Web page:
ADDITIONAL RESOURCES:

    "How Putin’s War Is Sinking Climate Science,” Andrea Pitzer, Nautilus

    "How War in Ukraine Is Changing the Arctic,” The Economist

    • 24 min
    Move Slow and Fix Things

    Move Slow and Fix Things

    The House and Senate were always supposed to check the president’s power in foreign affairs. But when partisan loyalties and an onslaught of domestic issues make legislation nearly impossible… what’s a congress to do?

    This week, we talk to Representative Ro Khanna (D-CA) about how Congress can take back its power in foreign affairs – and finally get some things done. We discuss his efforts to stop the humanitarian crisis in Yemen, the animating power of a passionate public, and why he’s optimistic about the future of congressional power in American foreign policy.

    GUEST: Congressman Ro Khanna, represents California’s 17th Congressional District

    ADDITIONAL RESOURCES:

    War Powers Resolution of 1973, Nixon Library

    Trump Vetoes Measure to Force End to U.S. Involvement in Yemen War, Mark Landler and Peter Baker, The New York Times

    Saudi warplanes carpet-bomb Yemen with US help. This must end, Berine Sanders and Ro Khanna, The Guardian

    Dignity in a Digital Age, Ro Khanna, Simon & Schuster

    • 24 min
    This Really Happened

    This Really Happened

    Covert action has supported our nation’s security goals for decades — from fighting the Cold War to killing Osama Bin Laden. But it’s also part of a long American history of justifying the means to an end, one that’s led to unethical and illegal actions across the world.

    You could spend hours reading about past covert affairs without understanding how the executive branch manages missions or the classified intel around them — and, it’s not just you. Congress is tasked with overseeing those efforts, and even it has a hard time breaking through the layers of bureaucracy meant to keep our secrets safe.

    But when the war drum starts beating, where does it leave lawmakers tasked with checking and balancing? Two skeletons in the CIA’s closet might help give us some answers.

    GUESTS: Lana Ponting, MKULTRA Survivor; Julie Tanny, MKULTRA Survivor; Oona Hathaway, Yale University; Sam Worthington, InterAction

    ADDITIONAL READING:

    Secrecy’s End, Oona Hathaway, Minnesota Law Review

    Covert Action, Congressional Inaction, Stephen R. Weissman, Foreign Affairs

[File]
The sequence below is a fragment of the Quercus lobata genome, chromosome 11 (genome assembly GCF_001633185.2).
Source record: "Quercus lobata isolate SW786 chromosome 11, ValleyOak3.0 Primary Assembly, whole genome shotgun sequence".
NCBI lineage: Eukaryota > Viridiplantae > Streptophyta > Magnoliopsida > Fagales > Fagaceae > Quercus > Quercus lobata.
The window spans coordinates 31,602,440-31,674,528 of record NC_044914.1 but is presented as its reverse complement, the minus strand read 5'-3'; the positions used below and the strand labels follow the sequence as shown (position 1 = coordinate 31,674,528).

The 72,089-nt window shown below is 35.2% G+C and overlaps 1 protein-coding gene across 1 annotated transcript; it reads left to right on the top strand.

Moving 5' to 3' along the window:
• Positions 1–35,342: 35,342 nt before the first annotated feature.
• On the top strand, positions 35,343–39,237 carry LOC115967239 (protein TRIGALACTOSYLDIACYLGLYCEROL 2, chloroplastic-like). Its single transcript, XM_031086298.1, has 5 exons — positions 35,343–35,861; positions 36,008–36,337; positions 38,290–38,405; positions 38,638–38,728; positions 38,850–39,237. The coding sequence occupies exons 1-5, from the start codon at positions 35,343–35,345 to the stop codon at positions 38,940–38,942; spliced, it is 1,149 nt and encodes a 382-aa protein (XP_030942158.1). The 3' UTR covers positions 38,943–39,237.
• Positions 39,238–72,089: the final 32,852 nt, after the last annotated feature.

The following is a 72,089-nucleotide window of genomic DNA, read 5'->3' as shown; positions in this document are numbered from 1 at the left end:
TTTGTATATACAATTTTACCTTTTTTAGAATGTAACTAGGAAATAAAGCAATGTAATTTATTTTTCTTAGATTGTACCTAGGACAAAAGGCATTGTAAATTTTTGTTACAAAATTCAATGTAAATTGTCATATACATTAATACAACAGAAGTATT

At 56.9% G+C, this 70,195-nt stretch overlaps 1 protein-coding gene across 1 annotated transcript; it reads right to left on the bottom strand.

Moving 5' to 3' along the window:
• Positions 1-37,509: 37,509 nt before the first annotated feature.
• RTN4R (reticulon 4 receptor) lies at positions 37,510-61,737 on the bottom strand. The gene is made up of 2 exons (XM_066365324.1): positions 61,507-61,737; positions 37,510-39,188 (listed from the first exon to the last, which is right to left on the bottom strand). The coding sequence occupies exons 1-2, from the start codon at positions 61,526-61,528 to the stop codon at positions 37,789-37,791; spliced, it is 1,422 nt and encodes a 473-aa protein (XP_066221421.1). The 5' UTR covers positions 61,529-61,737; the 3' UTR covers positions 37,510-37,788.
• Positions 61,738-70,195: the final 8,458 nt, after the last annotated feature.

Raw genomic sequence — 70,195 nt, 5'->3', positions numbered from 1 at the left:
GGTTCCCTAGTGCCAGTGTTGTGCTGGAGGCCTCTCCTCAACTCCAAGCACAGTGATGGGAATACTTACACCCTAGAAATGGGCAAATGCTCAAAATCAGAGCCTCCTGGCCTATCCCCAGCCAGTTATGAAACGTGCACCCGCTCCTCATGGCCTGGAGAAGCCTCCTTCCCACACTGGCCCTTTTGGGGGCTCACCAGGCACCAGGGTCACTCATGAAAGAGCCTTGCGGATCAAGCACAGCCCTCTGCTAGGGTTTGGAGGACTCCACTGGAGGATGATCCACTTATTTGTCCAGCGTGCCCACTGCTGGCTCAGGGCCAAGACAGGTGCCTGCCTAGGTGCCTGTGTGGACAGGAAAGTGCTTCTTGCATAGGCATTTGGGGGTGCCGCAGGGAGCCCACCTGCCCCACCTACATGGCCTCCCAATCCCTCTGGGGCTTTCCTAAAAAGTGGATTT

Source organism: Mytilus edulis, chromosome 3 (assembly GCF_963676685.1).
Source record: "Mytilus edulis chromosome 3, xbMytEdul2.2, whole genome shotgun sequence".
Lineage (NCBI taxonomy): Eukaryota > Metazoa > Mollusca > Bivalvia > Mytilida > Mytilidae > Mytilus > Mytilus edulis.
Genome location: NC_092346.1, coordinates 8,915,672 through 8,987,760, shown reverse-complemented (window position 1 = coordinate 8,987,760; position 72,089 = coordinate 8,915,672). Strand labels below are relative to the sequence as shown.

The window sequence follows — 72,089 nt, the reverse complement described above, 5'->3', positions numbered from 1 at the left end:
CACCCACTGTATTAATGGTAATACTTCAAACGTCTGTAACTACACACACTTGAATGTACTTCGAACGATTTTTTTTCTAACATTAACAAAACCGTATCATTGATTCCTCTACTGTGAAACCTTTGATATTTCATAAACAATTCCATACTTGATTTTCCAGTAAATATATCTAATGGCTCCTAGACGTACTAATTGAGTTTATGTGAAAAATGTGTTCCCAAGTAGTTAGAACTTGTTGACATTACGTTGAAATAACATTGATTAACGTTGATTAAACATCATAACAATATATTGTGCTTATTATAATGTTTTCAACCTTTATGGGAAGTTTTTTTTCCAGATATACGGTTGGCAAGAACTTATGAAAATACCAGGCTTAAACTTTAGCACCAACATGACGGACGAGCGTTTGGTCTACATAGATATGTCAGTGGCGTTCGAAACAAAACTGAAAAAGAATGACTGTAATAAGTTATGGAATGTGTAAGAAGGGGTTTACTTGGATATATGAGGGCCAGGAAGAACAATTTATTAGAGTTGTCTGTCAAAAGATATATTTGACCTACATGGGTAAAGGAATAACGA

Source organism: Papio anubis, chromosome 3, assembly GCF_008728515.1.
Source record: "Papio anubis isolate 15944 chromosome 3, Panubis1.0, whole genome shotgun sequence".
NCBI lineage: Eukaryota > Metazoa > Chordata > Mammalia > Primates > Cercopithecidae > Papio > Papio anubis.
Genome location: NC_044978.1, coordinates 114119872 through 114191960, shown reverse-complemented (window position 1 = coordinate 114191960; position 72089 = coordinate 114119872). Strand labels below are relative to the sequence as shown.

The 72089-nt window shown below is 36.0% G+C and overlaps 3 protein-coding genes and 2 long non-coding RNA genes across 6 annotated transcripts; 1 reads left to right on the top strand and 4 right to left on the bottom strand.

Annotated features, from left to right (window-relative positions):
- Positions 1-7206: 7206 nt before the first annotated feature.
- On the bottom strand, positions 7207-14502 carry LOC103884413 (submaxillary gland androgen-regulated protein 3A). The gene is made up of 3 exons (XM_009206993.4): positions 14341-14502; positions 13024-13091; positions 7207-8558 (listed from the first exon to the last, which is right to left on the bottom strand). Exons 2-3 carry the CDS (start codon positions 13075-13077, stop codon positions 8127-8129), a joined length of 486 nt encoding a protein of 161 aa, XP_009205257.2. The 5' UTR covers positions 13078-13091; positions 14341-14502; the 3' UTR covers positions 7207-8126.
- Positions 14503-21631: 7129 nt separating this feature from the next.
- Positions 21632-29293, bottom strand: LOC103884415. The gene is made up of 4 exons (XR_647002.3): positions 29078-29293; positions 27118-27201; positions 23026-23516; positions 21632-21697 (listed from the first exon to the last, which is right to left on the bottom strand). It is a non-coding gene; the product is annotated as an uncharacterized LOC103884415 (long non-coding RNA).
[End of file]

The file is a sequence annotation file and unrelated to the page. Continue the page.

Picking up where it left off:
Brainwashed: The echoes of MKULTRA, Canadian Broadcasting Association

    In Vaccines We Trust? The Effect of The CIA’s Vaccine Ruse on Immunization In Pakistan, Monica Martinez-​Bravo and Andreas Stegmann, Journal of the European Economic Association

    • 34 min
    To Appropriations and Beyond!

    To Appropriations and Beyond!

    When Congress created Space Force back in 2019, it looked to some like a wild idea from President Trump had just gone and become the sixth branch of the armed forces. But the US military has been using space for decades, and the importance of space to civilians and the military alike means that Space Force actually has a lot on its plate. As Congress considers the defense budget and the ways military activity in space can evolve, its decisions could have long-lasting consequences.

    GUESTS: Maj. Mike Lyons (USA, ret.), Fellow at the Truman National Security Project; Theresa Hitchens, Senior Space Reporter at Breaking Defense; Katherine Kuzminski, Senior Fellow and Director, Military, Veterans, and Society Program at the Center for a New American Security; Dr. Laura Grego, Stanton Nuclear Security Fellow at the MIT Laboratory for Nuclear Security and Policy

    Special thanks to Dr. Robert Farley.

    ADDITIONAL RESOURCES:

    What's With All the U.S. Space-Related Agencies?, US Department of Defense.

    Space Threat Assessment: 2021, Center for Strategic and International Studies.

    The Politics of Space Security, James Clay Moltz, Stanford University Press.

    Biden’s 2023 defense budget adds billions for U.S. Space Force, Sandra Erwin, Space News.

    • 26 min

Customer Reviews

4.7 out of 5
273 Ratings

273 Ratings

HPRI ,

Superb

Thought provoking, interesting, lively, and at times hilarious. Really well done. Can’t recommend highly enough.

Ham@2400132 ,

Persian

فارسی

Hjalmus ,

Outstanding

Enjoy the reporting and different perspectives on current and historical events. Well made and easy to listen to. Thank you!

Top Podcasts In News

The New York Times
NPR
The Daily Wire
New York Times Opinion
Cumulus Podcast Network | Dan Bongino
The Daily Wire

You Might Also Like

Roman Mars
NPR
PRX
Vox
NPR
New York Times Opinion

More by PRX

PRX and Greater Good Science Center
Snap Judgment and PRX
The Center for Investigative Reporting and PRX
Futuro Studios and PRX
WNYC and PRX
PRX